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How to Avoid Bias in Your Marketing Reporting If you want to make the most informed, objective decisions possible for your business, it's important to have a strategy in place to avoid bias whenever possible.

By Timothy Carter Edited by Jessica Thomas

Opinions expressed by Entrepreneur contributors are their own.

It doesn't matter how much education you've had, how much experience you've had in your field or how much effort you put into remaining neutral. The reality is, we're all biased. Cognitive biases are pervasive and innate, affecting the way we see the world, the way we think about things and the decisions we make as business owners and professionals.

In the business world, we rely on reporting to provide us with raw data and statistical analyses that we can use to push our businesses forward. In marketing, for example, it's important to review the performance of our campaigns, the tendencies of our customers and other factors to determine the best path for our business.

But although reports are inherently objective (at least, if you've prepared them properly), the way we present them, think about them and act on them are all subject to cognitive bias. If you want to make the most informed, objective decisions possible for your business, it's important to have a strategy in place to avoid bias whenever possible.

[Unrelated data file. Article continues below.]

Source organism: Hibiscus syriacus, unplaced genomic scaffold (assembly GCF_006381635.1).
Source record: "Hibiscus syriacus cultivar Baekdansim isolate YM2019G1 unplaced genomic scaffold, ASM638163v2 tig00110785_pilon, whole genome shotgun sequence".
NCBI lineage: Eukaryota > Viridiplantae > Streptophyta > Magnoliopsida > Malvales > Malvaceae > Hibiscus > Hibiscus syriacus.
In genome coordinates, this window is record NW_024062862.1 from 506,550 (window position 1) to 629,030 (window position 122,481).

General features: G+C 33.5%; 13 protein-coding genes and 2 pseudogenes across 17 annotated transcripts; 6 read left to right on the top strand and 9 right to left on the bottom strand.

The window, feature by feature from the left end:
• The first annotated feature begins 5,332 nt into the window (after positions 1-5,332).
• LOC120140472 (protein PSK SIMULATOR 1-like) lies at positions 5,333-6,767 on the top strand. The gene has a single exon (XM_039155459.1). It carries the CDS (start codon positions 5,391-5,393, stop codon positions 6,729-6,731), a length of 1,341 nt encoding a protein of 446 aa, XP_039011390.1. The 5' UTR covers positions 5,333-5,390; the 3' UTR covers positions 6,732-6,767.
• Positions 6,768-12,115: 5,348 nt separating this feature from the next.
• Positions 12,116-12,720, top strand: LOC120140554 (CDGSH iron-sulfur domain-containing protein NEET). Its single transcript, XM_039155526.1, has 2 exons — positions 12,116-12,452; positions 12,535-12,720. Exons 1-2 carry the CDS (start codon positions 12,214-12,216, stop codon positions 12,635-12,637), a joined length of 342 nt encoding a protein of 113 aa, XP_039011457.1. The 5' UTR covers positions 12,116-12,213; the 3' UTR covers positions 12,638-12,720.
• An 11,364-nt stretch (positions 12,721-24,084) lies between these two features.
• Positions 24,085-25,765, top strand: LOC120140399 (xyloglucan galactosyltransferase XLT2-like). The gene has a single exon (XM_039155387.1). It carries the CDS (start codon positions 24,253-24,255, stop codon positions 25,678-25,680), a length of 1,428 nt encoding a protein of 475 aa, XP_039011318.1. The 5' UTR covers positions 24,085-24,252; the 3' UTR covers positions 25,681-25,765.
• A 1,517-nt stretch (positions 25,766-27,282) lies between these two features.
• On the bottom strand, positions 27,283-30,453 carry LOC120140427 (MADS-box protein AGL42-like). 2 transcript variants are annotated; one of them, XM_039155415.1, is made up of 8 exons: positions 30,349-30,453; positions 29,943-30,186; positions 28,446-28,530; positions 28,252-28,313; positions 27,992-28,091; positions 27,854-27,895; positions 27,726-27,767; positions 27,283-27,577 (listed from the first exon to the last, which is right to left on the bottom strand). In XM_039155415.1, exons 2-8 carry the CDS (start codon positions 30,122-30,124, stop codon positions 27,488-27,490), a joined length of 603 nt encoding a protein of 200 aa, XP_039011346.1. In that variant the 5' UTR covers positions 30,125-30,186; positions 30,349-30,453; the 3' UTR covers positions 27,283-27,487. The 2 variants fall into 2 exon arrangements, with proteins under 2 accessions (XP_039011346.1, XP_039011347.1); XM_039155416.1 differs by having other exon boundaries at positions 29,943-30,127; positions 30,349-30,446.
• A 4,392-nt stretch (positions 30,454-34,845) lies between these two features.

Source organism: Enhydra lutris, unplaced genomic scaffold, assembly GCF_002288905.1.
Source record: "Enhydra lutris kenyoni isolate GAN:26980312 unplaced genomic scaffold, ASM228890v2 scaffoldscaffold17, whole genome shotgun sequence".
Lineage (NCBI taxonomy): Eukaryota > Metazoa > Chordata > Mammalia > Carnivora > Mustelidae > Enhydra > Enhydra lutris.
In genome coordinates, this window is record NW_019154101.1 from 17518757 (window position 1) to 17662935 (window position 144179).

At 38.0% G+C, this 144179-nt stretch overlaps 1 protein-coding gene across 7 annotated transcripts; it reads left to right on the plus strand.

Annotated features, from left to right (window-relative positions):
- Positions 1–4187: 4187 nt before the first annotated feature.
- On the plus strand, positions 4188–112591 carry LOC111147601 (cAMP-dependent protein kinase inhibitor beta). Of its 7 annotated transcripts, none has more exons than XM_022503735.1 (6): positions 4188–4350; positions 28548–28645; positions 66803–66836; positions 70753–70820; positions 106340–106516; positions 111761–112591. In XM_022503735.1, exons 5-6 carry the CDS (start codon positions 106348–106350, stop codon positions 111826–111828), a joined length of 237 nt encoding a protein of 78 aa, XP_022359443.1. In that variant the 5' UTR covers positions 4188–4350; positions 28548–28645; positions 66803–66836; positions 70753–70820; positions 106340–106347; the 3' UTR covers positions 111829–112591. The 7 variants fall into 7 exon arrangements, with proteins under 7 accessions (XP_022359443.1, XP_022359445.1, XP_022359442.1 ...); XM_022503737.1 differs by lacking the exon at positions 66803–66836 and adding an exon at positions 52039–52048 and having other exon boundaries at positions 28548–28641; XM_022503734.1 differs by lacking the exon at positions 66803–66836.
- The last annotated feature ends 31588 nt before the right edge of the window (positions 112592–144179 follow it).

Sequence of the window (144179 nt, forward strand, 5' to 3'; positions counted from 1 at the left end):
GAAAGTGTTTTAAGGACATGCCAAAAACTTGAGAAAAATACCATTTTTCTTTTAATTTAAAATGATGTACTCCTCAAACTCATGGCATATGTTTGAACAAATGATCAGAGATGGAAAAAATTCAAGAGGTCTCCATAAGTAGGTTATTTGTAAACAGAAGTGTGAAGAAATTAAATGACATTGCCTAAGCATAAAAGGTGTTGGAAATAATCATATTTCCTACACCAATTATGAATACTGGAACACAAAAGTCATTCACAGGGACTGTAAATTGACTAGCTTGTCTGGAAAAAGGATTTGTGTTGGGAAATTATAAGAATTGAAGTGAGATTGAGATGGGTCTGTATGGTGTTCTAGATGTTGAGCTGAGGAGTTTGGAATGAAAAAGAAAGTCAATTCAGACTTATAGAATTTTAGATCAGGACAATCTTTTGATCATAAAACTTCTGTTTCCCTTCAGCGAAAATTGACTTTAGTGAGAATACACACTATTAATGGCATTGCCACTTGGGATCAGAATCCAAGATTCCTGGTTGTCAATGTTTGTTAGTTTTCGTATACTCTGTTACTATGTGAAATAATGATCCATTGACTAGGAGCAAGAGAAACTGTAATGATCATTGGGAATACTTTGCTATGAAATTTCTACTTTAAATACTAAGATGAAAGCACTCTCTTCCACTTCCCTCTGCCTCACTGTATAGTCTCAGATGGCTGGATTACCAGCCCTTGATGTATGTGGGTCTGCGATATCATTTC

Review and understand common biases

One of the most important steps you can take is reviewing and understanding the common cognitive biases that could affect you when creating, sharing and talking about your marketing reports. For example:

  • Confirmation bias. Possibly the best-known cognitive bias, confirmation bias is our tendency to disproportionately seek out and consider evidence that backs what we already believe — and downplay or ignore evidence that contradicts it. If you already believe something to be true before you look at the marketing report, you'll look for ways to prove yourself right. Instead, it's better to start with as few assumptions and foregone conclusions as possible, then challenge your assumptions actively, trying to prove yourself wrong.
  • Status quo bias. It shouldn't surprise you to learn that most people don't like change and are reluctant to change. It may surprise you to learn that innately, we tend to believe that things won't change in the future; left unchecked, this bias can blind you to the realities of changing audience preferences, evolving technologies and adaptive competitive landscapes.
  • The sunk cost fallacy. The sunk cost fallacy leads us to continue spending time or money on something that hasn't paid off in the past, simply because we've already invested so much in it. For example, if you've spent $50,000 and countless hours on a marketing strategy, you might continue to invest in it — even if there are no immediate prospects for a long-term payoff. Logically, it's better to cut your losses and move on, but we feel a compulsion to keep going in a desperate bid to make it all "worth it."